A proposal that would have banned some people with felony convictions from non-teaching jobs at schools was killed Monday by the House Judiciary Committee.
It was the second year in a row that such a measure was proposed and defeated. On Monday seven committee Democrats outvoted four Republicans to defeat House Bill 10-1082, sponsored by Rep. Frank McNulty, R-Highlands Ranch.
The list of felonies in the bill included child abuse, crimes of violence, sex crimes including indecent exposure and drug crimes. In some cases a person’s juvenile record could have been a bar to non-licensed school jobs.
The bill also would have added drug crimes to the list of felonies that bar a person from a teaching job – and applied that retroactively to current teachers.
Witnesses opposed to the bill argued that it could unfairly deny jobs to rehabilitated applicants, that it was overreaching to include drug offenses that could include mere possession and was too rigid.
Karen Wick, lobbyist for the Colorado Education, said, “We see this bill as unnecessary,” given current law.
State law already requires applicants for non-teaching jobs to disclose felony convictions and submit to fingerprinting and background checks. School districts have wide latitude to reject or fire applicants with criminal backgrounds.
“One-size-fits-all mandates often create unintended consequences,” warned Bruce Caughey of the Colorado Association of School Executives, noting the zero-tolerance weapons law that the legislature had to modify last year.
But, Lisle Gates, principal of Castle View High School in Castle Rock, spoke in favor of the bill, saying student safety is paramount.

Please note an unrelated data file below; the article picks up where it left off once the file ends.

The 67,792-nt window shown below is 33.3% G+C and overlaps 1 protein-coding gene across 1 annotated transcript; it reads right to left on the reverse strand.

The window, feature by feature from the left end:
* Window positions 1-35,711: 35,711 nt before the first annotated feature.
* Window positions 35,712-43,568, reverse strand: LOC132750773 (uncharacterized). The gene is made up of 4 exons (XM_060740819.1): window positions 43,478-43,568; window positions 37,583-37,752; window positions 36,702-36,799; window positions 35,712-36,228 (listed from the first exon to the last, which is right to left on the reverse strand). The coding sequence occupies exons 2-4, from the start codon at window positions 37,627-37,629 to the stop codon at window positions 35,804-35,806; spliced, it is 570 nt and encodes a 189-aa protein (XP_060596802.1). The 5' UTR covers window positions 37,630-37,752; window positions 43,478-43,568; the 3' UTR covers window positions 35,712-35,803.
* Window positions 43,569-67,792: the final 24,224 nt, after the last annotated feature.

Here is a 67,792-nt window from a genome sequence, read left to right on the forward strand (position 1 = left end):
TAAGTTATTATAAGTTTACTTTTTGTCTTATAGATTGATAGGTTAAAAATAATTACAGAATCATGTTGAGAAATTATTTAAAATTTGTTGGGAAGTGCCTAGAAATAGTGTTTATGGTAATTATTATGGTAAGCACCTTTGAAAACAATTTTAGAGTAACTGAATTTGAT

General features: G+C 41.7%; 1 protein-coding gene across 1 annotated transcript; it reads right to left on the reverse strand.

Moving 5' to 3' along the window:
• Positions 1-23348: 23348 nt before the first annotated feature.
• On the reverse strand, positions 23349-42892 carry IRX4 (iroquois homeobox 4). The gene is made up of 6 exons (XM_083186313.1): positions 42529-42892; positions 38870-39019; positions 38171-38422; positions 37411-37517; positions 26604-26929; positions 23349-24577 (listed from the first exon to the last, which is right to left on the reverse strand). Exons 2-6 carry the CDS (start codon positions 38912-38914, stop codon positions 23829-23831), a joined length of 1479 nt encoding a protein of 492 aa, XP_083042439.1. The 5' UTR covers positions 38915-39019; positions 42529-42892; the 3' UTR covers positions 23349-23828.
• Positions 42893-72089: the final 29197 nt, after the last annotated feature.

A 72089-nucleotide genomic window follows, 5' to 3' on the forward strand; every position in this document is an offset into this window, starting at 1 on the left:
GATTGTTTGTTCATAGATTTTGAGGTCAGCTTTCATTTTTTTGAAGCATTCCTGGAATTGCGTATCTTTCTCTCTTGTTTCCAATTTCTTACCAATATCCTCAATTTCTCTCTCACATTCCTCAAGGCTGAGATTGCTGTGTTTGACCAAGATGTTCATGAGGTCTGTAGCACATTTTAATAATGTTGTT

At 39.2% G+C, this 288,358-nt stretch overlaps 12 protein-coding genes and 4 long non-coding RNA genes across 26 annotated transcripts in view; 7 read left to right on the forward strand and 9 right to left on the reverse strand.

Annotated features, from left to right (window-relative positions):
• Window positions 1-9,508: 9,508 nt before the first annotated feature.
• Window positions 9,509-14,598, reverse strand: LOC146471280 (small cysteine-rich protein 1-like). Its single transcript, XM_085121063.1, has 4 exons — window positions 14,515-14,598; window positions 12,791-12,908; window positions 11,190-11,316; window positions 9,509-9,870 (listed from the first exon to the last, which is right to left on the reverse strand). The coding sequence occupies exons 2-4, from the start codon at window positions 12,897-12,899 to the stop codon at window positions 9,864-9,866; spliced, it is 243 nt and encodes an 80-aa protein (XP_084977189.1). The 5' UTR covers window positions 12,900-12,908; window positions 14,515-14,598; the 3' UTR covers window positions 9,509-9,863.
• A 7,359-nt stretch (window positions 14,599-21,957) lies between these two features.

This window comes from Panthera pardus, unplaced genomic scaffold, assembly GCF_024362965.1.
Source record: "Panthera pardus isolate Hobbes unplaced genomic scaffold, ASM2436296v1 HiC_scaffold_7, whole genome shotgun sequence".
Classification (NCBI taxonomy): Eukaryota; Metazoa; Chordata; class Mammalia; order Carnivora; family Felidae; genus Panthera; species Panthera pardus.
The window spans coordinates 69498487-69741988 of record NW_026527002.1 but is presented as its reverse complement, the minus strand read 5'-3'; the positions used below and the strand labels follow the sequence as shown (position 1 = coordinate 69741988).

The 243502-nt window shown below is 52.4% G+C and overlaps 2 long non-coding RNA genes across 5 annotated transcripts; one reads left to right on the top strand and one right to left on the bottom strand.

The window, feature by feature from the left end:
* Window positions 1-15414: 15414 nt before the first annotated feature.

Committee member Rep. Steve King, R-Grand Junction, later called opposition witnesses “members of our educational system advocating for having felons in our schools.”
McNulty said, the “second chance [for felons] should not come at the expense of the safety of our children.”
The committee passed amendments to soften the bill, including one eliminating the retroactive provision for current teachers and another specifying the bill would apply only to workers with direct student contact.
But that wasn’t enough for committee Democrats, and the bill was defeated and then postponed indefinitely.
“I think our school districts have all the authority they need,” said chair Sen. Claire Levy, D-Boulder.
In other action
The House Education Committee Monday approved three bills, including:
- House Bill 10-1232, which broadens the legal definition of school bus to include other kinds of vehicles used by schools, such as vans. A majority of the committee, citing safety and cost concerns, stripped language from the bill that would have allowed 45-foot-long buses in Colorado, big enough to hold 91 elementary students. The current limit is 40 feet.
- House Bill 10-1262, which would tap into a CollegeInvest scholarship fund to provide job-training scholarships in green technologies and medical services. This one may not go much further, given that it has only one sponsor (Rep. Jerry Frangas, D-Denver) and would use money that the Ritter administration wants to transfer to the general fund to help balance the budget.
- House Bill 10-1035, which would require recipients of the Child Care Assistance Program to verify eligibility every year rather than every six months, as is required now.
The full House gave final approval to House Bill 10-1178, which would set standard reporting requirements for gift, grant and donations programs, and House Bill 10-1054, which requires state colleges to distribute safety information to students and staff.
Use the Education Bill Tracker for links to bill texts and status information.